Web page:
Mill Creek - Segment No. 1


Little Snake



The primary purpose of the filing was to maintain adequate base flows for native Colorado River cutthroat trout. The purpose of any water right is not so much to change the amount of water in the stream today as it is to protect an interest in existing flow patterns for future use. The various flow levels filed for are intended to address habitat needs for spawning in the spring, maintain growth rates in the summer, and minimize winter mortality. Channel maintenance and flushing flows that provide long-term habitat by cleaning riffles, scouring deep pools and keeping the stream banks from encroaching (narrowing) were not filed for. The state engineer has ruled that the state’s instream flow law does not allow flows for these habitat needs.
Though relatively small in size, this stream provides important habitat to native Colorado River cutthroat trout. Though the genetic purity of this species has been compromised by hybridization with non-native rainbow trout in some streams, the fish in Mill Creek exhibit nearly pure genetic characteristics. Flow in this stream is especially prone to the effects of drought, and several years ago, it was feared that low flows might have seriously depleted the population. However, recent investigations documented the resiliency of these fish that have come back strong in recent years. This ability to persist in the face of severe drought is due entirely to the presence of beavers that provide critical refuge for “seed stock” fish in their ponds. Though abundant, cutthroats here seldom reach more than 10 inches in length. But true to their reputation, they are among the most eager of all trout species to bite about any fly or bait you want to fish with. Brook trout are also present, and in the event you wish to harvest any trout, bear in mind you may harvest up to six fish, but only one may be a cutthroat trout.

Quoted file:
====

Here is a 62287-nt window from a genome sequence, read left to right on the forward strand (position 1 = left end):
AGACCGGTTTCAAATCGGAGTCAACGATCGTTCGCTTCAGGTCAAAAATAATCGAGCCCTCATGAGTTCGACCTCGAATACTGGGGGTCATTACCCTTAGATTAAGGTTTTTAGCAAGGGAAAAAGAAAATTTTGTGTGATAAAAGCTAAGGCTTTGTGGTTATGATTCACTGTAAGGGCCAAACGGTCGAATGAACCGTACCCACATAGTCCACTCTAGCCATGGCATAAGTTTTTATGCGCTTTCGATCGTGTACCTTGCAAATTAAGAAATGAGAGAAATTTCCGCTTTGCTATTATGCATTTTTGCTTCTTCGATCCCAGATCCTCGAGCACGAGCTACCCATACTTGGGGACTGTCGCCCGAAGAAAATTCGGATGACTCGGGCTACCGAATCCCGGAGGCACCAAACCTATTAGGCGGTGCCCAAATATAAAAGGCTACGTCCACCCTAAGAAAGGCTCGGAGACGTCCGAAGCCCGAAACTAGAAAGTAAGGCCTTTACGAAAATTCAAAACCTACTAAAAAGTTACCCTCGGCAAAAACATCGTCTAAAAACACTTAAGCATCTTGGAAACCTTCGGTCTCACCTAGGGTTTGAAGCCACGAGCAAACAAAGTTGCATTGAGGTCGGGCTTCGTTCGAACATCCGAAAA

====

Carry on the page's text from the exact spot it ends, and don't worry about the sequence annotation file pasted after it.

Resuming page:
Forest Service Road 822 down to the confluence with Big Sandstone Creek.
From the town of Encampment, go approximately 23 miles west on Wyoming Highway 70 to the junction of Forest Service road 801 (the Deep Creek Road). Turn north and go about 6 miles to the junction of Forest Service road 871. This road is not clearly numbered or marked, so you need to pay close attention. Turn right on this graded road (heading northeast) and go about 3 miles. When you come to a “T,” turn left and you’ll cross the stream in about ¼ mile. A bit further on this road is a gate that marks the beginning of a small parcel of private land where public access is not allowed.
High in south-central Wyoming’s Sierra Madres, Mill Creek begins as a trickle through a boulder-strewn channel. As it follows gravity’s pull, it then winds through a broad meadow, slowly gathering additional water from seeps and springs before it pitches down a steep-sided canyon to its confluence with Big Sandstone Creek. The meadow section of the stream is easily accessible by vehicle, but few people are compelled to frequent the distal ends of this pristine stream.